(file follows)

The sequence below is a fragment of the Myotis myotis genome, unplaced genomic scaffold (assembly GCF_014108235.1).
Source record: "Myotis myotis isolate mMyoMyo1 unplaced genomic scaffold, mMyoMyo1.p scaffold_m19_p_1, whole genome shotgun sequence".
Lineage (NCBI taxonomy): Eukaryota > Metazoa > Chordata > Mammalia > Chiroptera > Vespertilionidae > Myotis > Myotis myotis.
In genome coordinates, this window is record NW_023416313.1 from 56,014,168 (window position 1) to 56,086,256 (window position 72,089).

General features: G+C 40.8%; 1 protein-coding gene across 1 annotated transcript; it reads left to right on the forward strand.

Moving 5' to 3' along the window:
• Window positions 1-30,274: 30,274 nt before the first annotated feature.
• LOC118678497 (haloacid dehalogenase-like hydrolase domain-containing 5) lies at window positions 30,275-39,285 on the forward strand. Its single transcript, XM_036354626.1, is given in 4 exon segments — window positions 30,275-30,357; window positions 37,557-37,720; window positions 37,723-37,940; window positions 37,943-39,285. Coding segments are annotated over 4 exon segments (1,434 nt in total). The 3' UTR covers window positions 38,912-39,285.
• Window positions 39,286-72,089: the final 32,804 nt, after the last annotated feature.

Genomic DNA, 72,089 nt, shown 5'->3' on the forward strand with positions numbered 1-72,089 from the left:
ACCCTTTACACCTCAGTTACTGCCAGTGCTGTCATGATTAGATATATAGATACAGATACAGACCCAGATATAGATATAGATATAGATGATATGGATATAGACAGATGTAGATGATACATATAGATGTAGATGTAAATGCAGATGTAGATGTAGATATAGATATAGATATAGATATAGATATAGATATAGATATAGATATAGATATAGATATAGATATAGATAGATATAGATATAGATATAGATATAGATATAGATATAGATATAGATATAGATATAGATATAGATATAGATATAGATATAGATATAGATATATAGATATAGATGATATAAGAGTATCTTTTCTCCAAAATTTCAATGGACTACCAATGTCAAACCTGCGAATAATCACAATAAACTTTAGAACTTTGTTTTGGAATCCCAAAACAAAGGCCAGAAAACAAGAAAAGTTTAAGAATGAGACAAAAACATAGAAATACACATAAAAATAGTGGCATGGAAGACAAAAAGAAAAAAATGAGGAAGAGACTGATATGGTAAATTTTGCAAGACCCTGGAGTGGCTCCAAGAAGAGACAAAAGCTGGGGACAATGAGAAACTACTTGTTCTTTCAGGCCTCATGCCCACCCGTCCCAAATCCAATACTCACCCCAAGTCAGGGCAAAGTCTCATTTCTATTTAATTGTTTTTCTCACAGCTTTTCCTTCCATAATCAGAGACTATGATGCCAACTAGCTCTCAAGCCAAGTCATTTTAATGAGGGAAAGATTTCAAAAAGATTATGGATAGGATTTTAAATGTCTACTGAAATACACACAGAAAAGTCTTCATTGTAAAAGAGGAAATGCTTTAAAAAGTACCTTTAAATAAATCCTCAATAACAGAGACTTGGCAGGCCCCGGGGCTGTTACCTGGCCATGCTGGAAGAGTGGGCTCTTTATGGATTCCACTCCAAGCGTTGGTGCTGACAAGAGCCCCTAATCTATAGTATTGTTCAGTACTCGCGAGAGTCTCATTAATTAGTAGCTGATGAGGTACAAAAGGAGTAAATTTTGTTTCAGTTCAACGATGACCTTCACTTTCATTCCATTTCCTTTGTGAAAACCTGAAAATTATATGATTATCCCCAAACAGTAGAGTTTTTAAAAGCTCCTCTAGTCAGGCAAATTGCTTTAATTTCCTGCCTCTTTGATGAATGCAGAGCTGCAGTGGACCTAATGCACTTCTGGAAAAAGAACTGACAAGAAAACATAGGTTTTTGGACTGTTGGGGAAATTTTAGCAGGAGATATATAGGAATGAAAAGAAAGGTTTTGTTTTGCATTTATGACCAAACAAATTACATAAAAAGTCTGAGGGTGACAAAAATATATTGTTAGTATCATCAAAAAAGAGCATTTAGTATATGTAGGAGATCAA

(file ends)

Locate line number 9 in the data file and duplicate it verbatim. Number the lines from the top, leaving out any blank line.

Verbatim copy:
• Window positions 39,286-72,089: the final 32,804 nt, after the last annotated feature.